Spinal fusion is the surgery used to reduce the severity of the spinal curve and prevent the curve from getting worse. Spinal fusion connects two or more of the vertebrae together so they cannot move and pieces of bone, or bone-like material, are placed between the vertebrae. Metal rods, screws, hooks, or wires are placed to hold the structures together and straighten the spine in the area being treated. The rod can be adjusted over time as the child grows.
Non-surgical treatment outcomes include bracing to prevent the worsening of the curvature of the spine. Bracing does not cure or reverse scoliosis, however more time wearing the brace is correlated with increasing the effectiveness at preventing further deformative curvature of the spine. The brace can be discontinued after the bones stop growing which typically occurs:
About two years after female begin to menstruate
When male need to shave daily
When there are no further changes in height
Factors which influence outcomes include:
Sex- Females have a higher risk of progression compared to males.
Severity of curve- Larger curves have a higher risk of progressing over time.
Curve pattern- S-shaped curves (double curves) tend to worsen more than C-shaped curves.
Location of curve- The center of the spine (thoracic region) tends to worsen more often compared to the upper and lower regions of the spine (cervical and sacral regions).
Maturity- Children who are still growing are at risk for progression of curvature if not treated. On the other hand, children who are still growing may respond better to the effects of bracing.
If left untreated
Children with mild scoliosis may not require any treatment and can be monitored with imaging to ensure the curve does not get worse overtime. However, should moderate to severe scoliosis be left untreated, it typically increases the risk of progressing the scoliosis curvature of the spine (about one degree per year).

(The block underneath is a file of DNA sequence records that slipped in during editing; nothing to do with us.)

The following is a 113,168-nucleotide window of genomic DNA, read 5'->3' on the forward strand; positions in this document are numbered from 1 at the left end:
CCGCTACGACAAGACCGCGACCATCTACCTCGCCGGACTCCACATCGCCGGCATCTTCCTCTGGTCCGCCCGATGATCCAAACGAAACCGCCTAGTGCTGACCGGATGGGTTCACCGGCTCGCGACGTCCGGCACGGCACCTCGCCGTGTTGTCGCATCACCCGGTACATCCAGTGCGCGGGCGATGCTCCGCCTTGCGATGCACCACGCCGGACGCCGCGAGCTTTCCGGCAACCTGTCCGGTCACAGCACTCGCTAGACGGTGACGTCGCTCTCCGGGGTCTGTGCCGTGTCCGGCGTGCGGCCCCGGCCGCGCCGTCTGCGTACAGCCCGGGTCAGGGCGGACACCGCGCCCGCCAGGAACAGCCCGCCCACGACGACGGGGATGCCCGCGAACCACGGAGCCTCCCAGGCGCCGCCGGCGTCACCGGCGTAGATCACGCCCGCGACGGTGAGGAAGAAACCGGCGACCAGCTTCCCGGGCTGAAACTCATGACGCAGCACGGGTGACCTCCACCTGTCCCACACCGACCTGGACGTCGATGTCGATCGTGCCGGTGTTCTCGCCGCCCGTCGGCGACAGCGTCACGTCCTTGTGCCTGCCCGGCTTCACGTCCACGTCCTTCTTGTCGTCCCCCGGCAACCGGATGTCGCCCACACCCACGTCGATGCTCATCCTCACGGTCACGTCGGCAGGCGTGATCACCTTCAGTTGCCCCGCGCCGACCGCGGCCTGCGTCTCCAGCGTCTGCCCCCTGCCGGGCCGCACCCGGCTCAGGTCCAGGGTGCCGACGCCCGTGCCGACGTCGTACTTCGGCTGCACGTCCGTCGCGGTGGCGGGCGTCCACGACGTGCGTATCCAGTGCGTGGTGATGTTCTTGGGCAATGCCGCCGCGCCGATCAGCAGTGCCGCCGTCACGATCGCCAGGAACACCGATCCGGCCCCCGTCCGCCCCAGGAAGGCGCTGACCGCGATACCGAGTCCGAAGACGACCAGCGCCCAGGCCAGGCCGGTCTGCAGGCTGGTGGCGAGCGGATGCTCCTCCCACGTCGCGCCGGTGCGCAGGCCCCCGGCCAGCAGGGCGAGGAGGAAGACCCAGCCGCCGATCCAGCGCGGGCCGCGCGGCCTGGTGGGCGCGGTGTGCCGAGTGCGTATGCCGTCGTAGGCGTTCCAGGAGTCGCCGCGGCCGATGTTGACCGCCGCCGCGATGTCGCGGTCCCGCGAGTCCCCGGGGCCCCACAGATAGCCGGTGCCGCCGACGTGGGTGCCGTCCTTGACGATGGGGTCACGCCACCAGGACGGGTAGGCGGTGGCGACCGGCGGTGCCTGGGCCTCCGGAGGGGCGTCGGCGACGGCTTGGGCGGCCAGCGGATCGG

This progression of deformity in the spine can lead to noticeable changes in appearance such as uneven shoulders, ribs that stick out more prominently unilaterally, uneven hips, and a shift of waist and trunk unilaterally.
Additionally, the curvature may increase pain in the back from misaligned posture and create extra pressure on the lungs and heart due to the ribs shifting to one side. This extra pressure from the ribs can make it more difficult for the heart and lungs to function properly causing difficulty with breathing and circulation.
AANS Scoliosis. Neurosurgical conditions and treatments for scoliosis. Retrieved June 21st, 2021 https://www.aans.org/en/Patients/Neurosurgical-Conditions-and-Treatments/Scoliosis#:~:text=Scoliosis%20is%20usually%20confirmed%20through,by%20the%20number%20of%20degrees.
Boston Orthotics & Prosthetics. Boston Orthotics and Prosthetics. (n.d.). https://www.bostonoandp.com/products/scoliosis-and-spine/boston-brace/.
Dr. Clayton Stitzel. 7 Types of Scoliosis & Their Differences. Retrieved June 21st, 2021. https://www.treatingscoliosis.com/blog/scoliosis-types-differences/
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Mayo Foundation for Medical Education and Research. (n.d.). Mayo Clinic Q and A: Untreated Moderate to Severe Scoliosis May Continue to Progress. Mayo Clinic. https://newsnetwork.mayoclinic.org/discussion/mayo-clinic-q-and-a-untreated-moderate-to-severe-scoliosis-may-continue-to-progress/#:~:text=Mild%20cases%20of%20scoliosis%20may,growth%20spurt%20just%20before%20puberty.
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You & Your Bending Brace. The Charleston Bending Brace. (n.d.). https://www.cbb.org/you-your-bending-brace/.